You can see more of my work on Instagram and my website, PattyAnneArt. I hope you have a great week and do something fun.

Happy Painting!

Patty Anne

For the Love of Birds

Ahh, those sweet and silly feathered friends… I continue on this journey having a great time painting birds. Today I have both a sweet and silly bird to share with you.

My first bird is a little cutie sitting on a branch surrounded by pink flowers. If I was a bird, I would probably pick this same spot to hangout for a while.

Sweet Bird watercolor
Sweet Bird watercolor

Painted in my 7×10 inch Canson watercolor sketchbook using Daniel Smith and Winsor and Newton watercolors. It was nice to be able to work on detail as well as loose flowers. I love the tiny legs and feet of this little bird, and pink flowers make me happy.

My next painting is a cute and silly Ostrich. I love her beak and am very happy with the pretty eye and lashes. This is one of my favorite birds to paint!

Ostrich watercolor
Ostrich watercolor

Painted in my 7×10 inch Canson mix media sketchbook. I used small watercolor brushes (both round and rigger) with light playful brushstrokes for most of the bird. The smooth mix media paper worked well for this style of painting.

I hope you enjoy seeing my work and are inspired to keep painting, creating, and having fun. If you would like to receive notifications of new posts by email, simply click the follow button on the right. I would love to have you follow me on this journey.

You can see more of my work on Instagram and my website, PattyAnneArt. I hope you have a great week and do something fun.

Happy Painting!

Patty Anne

Watercolor Animals – Then & Now

I’ve been having fun painting animals lately. It seems like a good time for a then and now post on watercolor animals.

In January I painted this Elephant in my 8×10 inch watercolor sketchbook. I looked back through my notes to find that my Elephant below is painting number 289.

Elephant watercolor
Elephant watercolor

I recently painted this Giraffe on 9×12 inch Saunders watercolor paper. I’m so in love with this paper! I worked on a few giraffe sketches before I started painting and I think that made a difference. I am amazed that this is painting number 498! I’ve really been cruising along along this year, that makes me so happy.

Giraffe watercolor
Giraffe watercolor

I tried to work with the water and allow the color to mix and mingle as much as possible. The painting came together rather quickly and without much fuss. My second giraffe is the featured image on this post, she is more playful and is peeking out with those big eyes and long lovely lashes.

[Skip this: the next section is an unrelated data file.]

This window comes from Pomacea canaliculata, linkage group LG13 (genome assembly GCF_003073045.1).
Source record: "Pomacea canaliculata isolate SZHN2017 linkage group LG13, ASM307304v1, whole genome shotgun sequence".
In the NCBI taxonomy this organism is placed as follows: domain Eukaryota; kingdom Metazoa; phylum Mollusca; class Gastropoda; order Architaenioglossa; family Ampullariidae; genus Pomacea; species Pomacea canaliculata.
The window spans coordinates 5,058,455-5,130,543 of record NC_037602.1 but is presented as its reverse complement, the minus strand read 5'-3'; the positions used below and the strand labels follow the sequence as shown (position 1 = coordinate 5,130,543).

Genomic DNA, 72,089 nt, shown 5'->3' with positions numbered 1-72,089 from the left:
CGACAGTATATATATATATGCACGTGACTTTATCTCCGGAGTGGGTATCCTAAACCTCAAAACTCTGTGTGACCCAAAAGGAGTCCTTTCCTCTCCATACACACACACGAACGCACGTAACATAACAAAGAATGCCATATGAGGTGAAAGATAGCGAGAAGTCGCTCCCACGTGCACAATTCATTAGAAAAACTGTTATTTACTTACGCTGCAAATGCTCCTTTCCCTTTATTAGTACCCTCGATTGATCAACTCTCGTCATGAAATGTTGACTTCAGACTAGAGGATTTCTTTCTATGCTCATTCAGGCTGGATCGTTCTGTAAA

I hope you enjoy seeing my work and are inspired to keep painting, creating, and having fun. If you would like to receive notifications of new posts by email, simply click the follow button on the right. I would love to have you follow me on this journey.

You can see more of my work on Instagram and my website, PattyAnneArt.
I hope you have a great week.

Happy Painting!

Patty Anne

 

White Goose in Watercolor

This week I was back to painting birds and I decided to work on a white goose. I had fun using light shades of blue and purple for shadows and definition.

On this painting, I worked a bit larger using Arches 11×14 inch cold pressed watercolor paper. The roughness of this paper was a great help when it came time to add some texture to my goose.

Here is my goose without a background. I am so in love with how the bill turned out!

Goose watercolor without background
Goose watercolor without background

I decided to add a background to this painting after it dried. I always get nervous at this stage…Am I going to mess it up, what if I don’t like it after adding the background? Well, I threw those thoughts aside and continued anyway. Using similar colors, I tried to connect my goose to the background by blurring part of the neck and back area into the color of the background. After doing so, it still looked as if I had too much white paper, so I added a touch of blue for the sky and a blur of greens near the bottom to indicate a grassy area. I am happy that I added the background, I think it added more interest and fun.

Goose watercolor with background
Goose watercolor with background

Techniques used

  • Wet on Wet – Adding water to the paper first and then dropping in color while the paper is still wet. Using this technique, I like to have a tissue handy in case I want to lift out any color or lightly touch up an area.